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Monday 21 January 2019
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Time for a robust foreign policy regime

Following a week of intense deliberations around the country’s potential foreign policy, government now has to consolidate input given by experts in various fields and incorporate it into the country’s foreign policy.
For Government, the principle of non-alignment has been the order of the day when it comes to choosing sides on international affairs and this has received a tongue-lashing from sectors of the country for its habitual tendency of abstaining when it comes to voting on international affairs. In fact, Government still believes the policy of “Enemy to none and friend to all” is applicable, but in today’s world where major development partners support only those who openly state their allegiance, Namibia might soon find itself in a catch-22 situation.
Government has for years sat idly while foreigners looted the country’s resources at the expense of hundreds of thousands of impoverished Namibians. Namibians believe it is time for a foreign policy that ensures that locals enjoy the fruits of the country’s resources instead of the current trend whereby minerals are shipped out of the country in hordes or only being enjoyed by an elite few.
The country’s foreign policy is seen as skewed in favour of foreigners, and President Hage Geingob made it clear that Namibia’s Policy on International Relations and Cooperation must serve its domestic interests when he opened the review conference last week.
“Times are changing quickly and we need to adapt to these changes with the same speed. These days, as Africans, we are talking of the second phase of the struggle; the struggle for economic emancipation. Our diplomacy must also enter this second phase. Diplomacy should not only reflect our fears, but also our aspirations,” Geingob said.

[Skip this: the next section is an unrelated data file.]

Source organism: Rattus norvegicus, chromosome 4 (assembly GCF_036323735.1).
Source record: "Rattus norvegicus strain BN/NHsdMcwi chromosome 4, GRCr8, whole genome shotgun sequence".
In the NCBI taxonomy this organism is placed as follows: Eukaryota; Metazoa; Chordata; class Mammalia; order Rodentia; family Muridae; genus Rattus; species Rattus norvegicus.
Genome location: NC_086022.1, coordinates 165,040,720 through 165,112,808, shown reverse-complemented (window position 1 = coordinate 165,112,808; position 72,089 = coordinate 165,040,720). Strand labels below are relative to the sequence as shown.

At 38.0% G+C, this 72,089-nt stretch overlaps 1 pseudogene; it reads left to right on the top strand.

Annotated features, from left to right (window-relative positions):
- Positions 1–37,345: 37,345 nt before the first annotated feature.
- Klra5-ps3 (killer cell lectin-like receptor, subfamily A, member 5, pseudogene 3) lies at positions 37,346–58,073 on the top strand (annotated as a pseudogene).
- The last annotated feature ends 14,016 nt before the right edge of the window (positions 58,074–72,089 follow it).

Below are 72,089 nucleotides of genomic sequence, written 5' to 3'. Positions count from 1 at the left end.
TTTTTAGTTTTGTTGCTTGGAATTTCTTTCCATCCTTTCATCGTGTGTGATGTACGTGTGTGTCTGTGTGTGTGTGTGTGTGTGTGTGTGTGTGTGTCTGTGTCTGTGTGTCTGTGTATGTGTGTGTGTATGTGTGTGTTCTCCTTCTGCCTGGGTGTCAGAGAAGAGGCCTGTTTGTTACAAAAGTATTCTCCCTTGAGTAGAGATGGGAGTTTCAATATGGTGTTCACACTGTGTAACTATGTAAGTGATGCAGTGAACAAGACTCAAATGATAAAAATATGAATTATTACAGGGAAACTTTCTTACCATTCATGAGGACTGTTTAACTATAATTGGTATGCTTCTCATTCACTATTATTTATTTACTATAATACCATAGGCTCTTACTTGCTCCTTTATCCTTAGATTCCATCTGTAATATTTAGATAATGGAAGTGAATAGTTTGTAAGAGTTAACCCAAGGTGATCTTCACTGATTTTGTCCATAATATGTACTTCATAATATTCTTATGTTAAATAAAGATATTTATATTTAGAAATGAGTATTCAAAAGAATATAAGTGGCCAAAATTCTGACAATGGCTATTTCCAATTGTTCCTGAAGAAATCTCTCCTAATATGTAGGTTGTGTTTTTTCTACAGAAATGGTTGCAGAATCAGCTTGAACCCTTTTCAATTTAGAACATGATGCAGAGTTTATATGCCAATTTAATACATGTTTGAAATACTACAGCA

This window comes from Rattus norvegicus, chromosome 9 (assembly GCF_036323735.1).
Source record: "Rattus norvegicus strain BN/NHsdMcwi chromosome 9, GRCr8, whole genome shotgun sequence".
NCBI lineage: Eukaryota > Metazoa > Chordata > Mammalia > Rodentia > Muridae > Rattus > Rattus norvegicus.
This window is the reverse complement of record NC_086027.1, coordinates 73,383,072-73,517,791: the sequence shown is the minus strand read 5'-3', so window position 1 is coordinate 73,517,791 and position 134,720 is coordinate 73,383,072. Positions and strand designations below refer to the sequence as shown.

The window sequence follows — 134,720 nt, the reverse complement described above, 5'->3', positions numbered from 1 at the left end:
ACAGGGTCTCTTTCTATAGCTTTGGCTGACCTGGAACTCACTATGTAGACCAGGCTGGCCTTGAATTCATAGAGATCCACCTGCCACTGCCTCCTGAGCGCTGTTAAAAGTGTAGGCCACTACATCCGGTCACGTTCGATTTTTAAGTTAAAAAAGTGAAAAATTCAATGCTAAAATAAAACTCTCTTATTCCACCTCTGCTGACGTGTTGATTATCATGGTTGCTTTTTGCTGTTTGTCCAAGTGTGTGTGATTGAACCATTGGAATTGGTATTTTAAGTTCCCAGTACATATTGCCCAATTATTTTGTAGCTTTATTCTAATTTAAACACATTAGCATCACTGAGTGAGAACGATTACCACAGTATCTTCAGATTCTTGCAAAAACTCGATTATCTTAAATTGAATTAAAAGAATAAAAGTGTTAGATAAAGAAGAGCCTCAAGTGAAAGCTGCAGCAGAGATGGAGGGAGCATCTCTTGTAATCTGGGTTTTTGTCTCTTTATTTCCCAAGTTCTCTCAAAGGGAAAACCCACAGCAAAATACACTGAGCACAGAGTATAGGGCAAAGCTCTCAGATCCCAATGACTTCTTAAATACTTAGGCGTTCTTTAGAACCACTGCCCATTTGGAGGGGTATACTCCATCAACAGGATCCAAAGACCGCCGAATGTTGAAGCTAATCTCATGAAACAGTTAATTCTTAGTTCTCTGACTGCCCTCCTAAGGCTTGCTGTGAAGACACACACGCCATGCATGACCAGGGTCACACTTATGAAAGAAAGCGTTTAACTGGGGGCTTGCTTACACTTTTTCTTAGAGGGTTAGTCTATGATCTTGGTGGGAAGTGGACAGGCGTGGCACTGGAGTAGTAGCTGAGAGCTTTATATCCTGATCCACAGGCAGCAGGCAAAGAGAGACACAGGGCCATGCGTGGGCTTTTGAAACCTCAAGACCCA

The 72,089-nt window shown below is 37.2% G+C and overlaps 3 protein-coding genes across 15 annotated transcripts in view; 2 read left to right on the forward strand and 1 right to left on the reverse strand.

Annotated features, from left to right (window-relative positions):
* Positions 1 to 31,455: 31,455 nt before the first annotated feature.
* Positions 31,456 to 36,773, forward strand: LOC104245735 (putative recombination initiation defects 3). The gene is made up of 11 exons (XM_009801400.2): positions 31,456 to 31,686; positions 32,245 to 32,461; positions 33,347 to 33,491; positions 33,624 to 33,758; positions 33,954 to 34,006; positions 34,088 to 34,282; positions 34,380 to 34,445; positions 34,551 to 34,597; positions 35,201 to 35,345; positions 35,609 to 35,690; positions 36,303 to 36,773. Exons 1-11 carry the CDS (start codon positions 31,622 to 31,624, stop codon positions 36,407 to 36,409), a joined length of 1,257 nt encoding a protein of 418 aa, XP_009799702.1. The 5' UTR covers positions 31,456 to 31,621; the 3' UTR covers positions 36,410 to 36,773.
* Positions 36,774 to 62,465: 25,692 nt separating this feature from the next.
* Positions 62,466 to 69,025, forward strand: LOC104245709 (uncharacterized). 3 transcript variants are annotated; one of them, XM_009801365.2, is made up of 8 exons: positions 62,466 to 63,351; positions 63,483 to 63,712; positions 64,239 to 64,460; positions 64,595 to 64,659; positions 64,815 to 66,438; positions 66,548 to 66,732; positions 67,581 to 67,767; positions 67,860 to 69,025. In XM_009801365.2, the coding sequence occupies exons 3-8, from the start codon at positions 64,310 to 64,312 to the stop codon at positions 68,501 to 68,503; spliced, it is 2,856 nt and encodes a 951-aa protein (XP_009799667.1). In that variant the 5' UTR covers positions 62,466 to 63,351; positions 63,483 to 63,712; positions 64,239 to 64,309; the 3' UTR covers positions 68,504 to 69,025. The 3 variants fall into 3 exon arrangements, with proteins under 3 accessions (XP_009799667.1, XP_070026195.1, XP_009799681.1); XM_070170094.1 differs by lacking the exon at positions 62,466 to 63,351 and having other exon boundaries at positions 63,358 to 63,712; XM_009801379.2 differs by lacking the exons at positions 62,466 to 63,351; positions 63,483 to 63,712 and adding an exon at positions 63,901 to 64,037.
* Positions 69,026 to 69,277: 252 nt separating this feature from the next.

After 26 years of independence, Namibia has run out of excuses as to why it cannot win the war against poverty, especially considering the abundance of natural resources in the country and the small size of the population. Analysts have indicated that the war against poverty can only be won through the formulation of a foreign policy that is purely beneficial to Namibia.
He further stated: “The new world is indeed a scary place but it is also a place where there are many opportunities. We need to understand what those opportunities are for a small country like Namibia and utilise modern tools to facilitate our developmental aspirations.” According to Geingob, Namibia’s Policy on International Relations and Cooperation should be embedded in the doctrine of Pan-Africanism, as espoused by some of the founding Pan-Africanist philosophers such as Sylvester Williams, Kwame Nkrumah, Patrice Lumumba, Julius Nyerere and Sam Nujoma. “Our Policy on International Relations and Cooperation should also take into consideration what I refer to as the New Africa. The New Africa is an Africa where coups d’état are no longer tolerated, where leaders retire in dignity, and an Africa that reflects its true narrative. In essence, the New Africa is the Africa We Want, as espoused in Agenda 2063 of the African Union,” he said.
Geingob also stressed the need for diplomats to engage private sector players abroad. “Nothing prevents you from organising inward or outward trade and investment missions. Here I would like to single out our mission in the United States, which over the past few years has been successful in arranging trade and investment events in the US and facilitating numerous US business and investment visits to Namibia,” he said.
“I encourage other missions to emulate this excellent example. Recently, we had an excellent experience in business-to-business interaction during my State visit to Botswana,” he recalled. Geingob said he would like a trade and investment event to be incorporated in the programme whenever he goes abroad. “I expect to see more trade and investment facilitation from all our missions, especially from our main trading partners, like South Africa.” “It is crucial that our Policy on International Relations and Cooperation pays special attention to the promotion of foreign investment through win-win partnerships. Economic diplomacy needs to be employed in order to connect investment opportunities with investors with an aim to finance our developmental objectives.”




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